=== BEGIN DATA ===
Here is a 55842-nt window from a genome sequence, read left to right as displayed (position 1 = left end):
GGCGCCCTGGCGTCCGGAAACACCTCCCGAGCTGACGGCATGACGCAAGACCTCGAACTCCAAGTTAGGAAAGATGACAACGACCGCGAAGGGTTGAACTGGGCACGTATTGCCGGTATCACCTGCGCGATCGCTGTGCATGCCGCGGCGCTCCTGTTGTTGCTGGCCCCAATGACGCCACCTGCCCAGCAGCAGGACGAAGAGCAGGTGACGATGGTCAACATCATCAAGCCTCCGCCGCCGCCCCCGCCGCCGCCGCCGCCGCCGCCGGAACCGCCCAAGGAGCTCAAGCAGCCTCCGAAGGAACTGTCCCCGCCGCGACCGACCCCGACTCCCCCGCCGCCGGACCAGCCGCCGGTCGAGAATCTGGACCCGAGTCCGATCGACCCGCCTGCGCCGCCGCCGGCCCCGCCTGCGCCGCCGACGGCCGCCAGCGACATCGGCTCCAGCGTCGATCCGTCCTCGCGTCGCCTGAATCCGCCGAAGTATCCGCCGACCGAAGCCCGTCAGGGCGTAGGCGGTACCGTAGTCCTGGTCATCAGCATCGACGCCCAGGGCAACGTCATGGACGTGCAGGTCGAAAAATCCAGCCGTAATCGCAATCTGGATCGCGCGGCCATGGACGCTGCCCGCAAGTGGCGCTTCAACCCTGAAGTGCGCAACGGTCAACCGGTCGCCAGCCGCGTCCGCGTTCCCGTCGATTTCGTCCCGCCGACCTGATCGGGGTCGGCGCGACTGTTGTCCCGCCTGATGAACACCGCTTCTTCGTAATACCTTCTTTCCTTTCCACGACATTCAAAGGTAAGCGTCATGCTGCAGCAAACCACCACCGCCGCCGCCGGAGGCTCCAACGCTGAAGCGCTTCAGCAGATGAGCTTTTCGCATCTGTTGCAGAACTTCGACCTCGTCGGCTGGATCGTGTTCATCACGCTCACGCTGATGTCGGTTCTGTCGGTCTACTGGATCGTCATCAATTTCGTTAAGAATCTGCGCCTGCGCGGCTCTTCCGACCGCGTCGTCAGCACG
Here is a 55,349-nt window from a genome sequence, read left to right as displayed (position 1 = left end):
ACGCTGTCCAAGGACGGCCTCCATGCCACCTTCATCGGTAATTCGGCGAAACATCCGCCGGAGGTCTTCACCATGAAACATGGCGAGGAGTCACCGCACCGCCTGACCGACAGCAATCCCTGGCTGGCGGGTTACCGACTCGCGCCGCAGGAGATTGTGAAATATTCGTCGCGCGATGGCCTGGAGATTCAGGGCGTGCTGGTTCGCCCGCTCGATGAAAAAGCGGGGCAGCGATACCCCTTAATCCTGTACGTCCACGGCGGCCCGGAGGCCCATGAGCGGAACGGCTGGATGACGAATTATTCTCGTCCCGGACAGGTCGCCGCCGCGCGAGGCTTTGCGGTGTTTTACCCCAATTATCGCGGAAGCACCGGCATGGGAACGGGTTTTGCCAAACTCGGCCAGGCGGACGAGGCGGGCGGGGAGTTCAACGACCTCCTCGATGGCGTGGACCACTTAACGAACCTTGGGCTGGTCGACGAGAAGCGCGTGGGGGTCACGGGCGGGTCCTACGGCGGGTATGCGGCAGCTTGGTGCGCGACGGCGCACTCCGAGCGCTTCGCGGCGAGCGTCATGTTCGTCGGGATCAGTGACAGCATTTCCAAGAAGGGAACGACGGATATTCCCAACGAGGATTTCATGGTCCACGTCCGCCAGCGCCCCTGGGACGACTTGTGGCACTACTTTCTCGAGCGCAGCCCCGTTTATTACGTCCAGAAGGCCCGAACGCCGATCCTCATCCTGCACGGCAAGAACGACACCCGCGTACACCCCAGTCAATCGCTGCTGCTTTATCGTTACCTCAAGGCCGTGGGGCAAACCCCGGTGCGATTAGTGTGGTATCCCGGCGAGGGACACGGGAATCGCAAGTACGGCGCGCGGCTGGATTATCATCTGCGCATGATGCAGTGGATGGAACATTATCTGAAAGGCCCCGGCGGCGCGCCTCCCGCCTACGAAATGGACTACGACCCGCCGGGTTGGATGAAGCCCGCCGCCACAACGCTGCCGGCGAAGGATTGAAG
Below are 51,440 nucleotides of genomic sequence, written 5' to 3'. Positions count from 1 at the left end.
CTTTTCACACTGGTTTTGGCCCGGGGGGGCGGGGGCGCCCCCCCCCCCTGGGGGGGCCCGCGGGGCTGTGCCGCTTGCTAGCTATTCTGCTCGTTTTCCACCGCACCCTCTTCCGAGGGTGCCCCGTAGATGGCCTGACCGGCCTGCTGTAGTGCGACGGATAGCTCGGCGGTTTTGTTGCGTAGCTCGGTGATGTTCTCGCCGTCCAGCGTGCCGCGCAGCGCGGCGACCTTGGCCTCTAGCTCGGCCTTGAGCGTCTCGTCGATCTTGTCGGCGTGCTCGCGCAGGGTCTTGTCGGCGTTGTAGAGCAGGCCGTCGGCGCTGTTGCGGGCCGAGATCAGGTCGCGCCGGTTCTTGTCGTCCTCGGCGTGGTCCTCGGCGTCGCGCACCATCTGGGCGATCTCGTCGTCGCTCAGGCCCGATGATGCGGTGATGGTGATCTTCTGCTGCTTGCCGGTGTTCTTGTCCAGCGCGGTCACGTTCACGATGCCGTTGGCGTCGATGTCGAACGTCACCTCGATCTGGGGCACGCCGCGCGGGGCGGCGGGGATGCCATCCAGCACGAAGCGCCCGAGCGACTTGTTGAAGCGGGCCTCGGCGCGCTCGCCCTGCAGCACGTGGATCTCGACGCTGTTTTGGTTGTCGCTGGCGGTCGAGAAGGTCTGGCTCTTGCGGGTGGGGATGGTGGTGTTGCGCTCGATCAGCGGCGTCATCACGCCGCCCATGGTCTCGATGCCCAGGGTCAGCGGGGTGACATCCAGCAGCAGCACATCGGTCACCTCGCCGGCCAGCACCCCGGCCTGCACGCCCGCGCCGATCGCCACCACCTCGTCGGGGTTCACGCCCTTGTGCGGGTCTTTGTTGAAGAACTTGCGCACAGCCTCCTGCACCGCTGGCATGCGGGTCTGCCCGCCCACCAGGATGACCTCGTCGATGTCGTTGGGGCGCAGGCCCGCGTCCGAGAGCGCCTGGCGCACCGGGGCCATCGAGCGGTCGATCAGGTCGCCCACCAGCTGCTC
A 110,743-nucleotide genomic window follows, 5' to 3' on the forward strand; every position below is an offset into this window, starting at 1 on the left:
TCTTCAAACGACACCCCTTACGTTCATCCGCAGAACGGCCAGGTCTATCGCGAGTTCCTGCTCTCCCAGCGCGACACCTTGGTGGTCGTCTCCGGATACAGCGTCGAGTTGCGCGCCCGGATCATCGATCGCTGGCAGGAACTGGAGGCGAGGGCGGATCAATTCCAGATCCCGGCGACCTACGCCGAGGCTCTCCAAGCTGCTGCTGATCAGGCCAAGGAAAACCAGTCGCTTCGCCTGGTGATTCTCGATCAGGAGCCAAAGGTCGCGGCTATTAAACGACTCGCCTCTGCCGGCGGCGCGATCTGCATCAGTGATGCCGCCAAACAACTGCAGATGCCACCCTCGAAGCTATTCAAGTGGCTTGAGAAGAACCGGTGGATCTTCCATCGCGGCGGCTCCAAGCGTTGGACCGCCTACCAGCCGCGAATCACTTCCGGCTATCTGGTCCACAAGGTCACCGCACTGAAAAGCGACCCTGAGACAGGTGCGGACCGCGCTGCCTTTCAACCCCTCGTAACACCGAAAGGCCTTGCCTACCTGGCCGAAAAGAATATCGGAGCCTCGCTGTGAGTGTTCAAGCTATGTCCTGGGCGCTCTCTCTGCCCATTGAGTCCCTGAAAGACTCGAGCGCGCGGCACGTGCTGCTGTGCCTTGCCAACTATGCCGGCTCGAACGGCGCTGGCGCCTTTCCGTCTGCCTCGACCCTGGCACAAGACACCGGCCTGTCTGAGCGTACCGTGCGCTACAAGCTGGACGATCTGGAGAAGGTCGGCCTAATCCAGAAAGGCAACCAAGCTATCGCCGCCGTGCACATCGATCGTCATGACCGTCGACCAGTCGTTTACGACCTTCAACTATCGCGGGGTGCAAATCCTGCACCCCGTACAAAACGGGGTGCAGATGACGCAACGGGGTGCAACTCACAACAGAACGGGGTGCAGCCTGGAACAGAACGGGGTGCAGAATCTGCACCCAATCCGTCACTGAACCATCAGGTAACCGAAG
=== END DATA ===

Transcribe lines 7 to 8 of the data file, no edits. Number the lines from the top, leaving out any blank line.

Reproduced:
A 110,743-nucleotide genomic window follows, 5' to 3' on the forward strand; every position below is an offset into this window, starting at 1 on the left:
TCTTCAAACGACACCCCTTACGTTCATCCGCAGAACGGCCAGGTCTATCGCGAGTTCCTGCTCTCCCAGCGCGACACCTTGGTGGTCGTCTCCGGATACAGCGTCGAGTTGCGCGCCCGGATCATCGATCGCTGGCAGGAACTGGAGGCGAGGGCGGATCAATTCCAGATCCCGGCGACCTACGCCGAGGCTCTCCAAGCTGCTGCTGATCAGGCCAAGGAAAACCAGTCGCTTCGCCTGGTGATTCTCGATCAGGAGCCAAAGGTCGCGGCTATTAAACGACTCGCCTCTGCCGGCGGCGCGATCTGCATCAGTGATGCCGCCAAACAACTGCAGATGCCACCCTCGAAGCTATTCAAGTGGCTTGAGAAGAACCGGTGGATCTTCCATCGCGGCGGCTCCAAGCGTTGGACCGCCTACCAGCCGCGAATCACTTCCGGCTATCTGGTCCACAAGGTCACCGCACTGAAAAGCGACCCTGAGACAGGTGCGGACCGCGCTGCCTTTCAACCCCTCGTAACACCGAAAGGCCTTGCCTACCTGGCCGAAAAGAATATCGGAGCCTCGCTGTGAGTGTTCAAGCTATGTCCTGGGCGCTCTCTCTGCCCATTGAGTCCCTGAAAGACTCGAGCGCGCGGCACGTGCTGCTGTGCCTTGCCAACTATGCCGGCTCGAACGGCGCTGGCGCCTTTCCGTCTGCCTCGACCCTGGCACAAGACACCGGCCTGTCTGAGCGTACCGTGCGCTACAAGCTGGACGATCTGGAGAAGGTCGGCCTAATCCAGAAAGGCAACCAAGCTATCGCCGCCGTGCACATCGATCGTCATGACCGTCGACCAGTCGTTTACGACCTTCAACTATCGCGGGGTGCAAATCCTGCACCCCGTACAAAACGGGGTGCAGATGACGCAACGGGGTGCAACTCACAACAGAACGGGGTGCAGCCTGGAACAGAACGGGGTGCAGAATCTGCACCCAATCCGTCACTGAACCATCAGGTAACCGAAG